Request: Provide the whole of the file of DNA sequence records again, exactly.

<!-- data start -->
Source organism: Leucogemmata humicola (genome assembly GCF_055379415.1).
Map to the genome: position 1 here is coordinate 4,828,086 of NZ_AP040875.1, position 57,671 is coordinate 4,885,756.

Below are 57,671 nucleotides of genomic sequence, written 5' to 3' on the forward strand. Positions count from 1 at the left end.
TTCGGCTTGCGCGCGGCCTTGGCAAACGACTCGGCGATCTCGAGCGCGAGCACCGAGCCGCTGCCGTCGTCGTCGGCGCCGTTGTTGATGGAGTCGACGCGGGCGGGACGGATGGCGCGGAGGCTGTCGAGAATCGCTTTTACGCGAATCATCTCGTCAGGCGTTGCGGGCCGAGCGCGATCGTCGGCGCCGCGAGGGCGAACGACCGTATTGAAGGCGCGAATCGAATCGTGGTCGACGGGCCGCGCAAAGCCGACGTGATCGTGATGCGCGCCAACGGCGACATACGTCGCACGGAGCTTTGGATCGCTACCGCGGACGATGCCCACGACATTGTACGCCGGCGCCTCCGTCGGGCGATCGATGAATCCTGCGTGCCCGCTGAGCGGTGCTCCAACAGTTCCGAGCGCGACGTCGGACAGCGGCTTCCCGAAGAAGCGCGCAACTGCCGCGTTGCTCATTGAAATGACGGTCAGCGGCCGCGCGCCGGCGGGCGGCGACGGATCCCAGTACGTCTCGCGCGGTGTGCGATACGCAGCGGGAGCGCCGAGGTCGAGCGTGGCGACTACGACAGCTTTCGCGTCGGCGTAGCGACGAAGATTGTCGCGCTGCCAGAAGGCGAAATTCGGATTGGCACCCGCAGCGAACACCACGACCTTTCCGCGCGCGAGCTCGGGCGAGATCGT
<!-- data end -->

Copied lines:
Source organism: Leucogemmata humicola (genome assembly GCF_055379415.1).
Map to the genome: position 1 here is coordinate 4,828,086 of NZ_AP040875.1, position 57,671 is coordinate 4,885,756.

Below are 57,671 nucleotides of genomic sequence, written 5' to 3' on the forward strand. Positions count from 1 at the left end.
TTCGGCTTGCGCGCGGCCTTGGCAAACGACTCGGCGATCTCGAGCGCGAGCACCGAGCCGCTGCCGTCGTCGTCGGCGCCGTTGTTGATGGAGTCGACGCGGGCGGGACGGATGGCGCGGAGGCTGTCGAGAATCGCTTTTACGCGAATCATCTCGTCAGGCGTTGCGGGCCGAGCGCGATCGTCGGCGCCGCGAGGGCGAACGACCGTATTGAAGGCGCGAATCGAATCGTGGTCGACGGGCCGCGCAAAGCCGACGTGATCGTGATGCGCGCCAACGGCGACATACGTCGCACGGAGCTTTGGATCGCTACCGCGGACGATGCCCACGACATTGTACGCCGGCGCCTCCGTCGGGCGATCGATGAATCCTGCGTGCCCGCTGAGCGGTGCTCCAACAGTTCCGAGCGCGACGTCGGACAGCGGCTTCCCGAAGAAGCGCGCAACTGCCGCGTTGCTCATTGAAATGACGGTCAGCGGCCGCGCGCCGGCGGGCGGCGACGGATCCCAGTACGTCTCGCGCGGTGTGCGATACGCAGCGGGAGCGCCGAGGTCGAGCGTGGCGACTACGACAGCTTTCGCGTCGGCGTAGCGACGAAGATTGTCGCGCTGCCAGAAGGCGAAATTCGGATTGGCACCCGCAGCGAACACCACGACCTTTCCGCGCGCGAGCTCGGGCGAGATCGT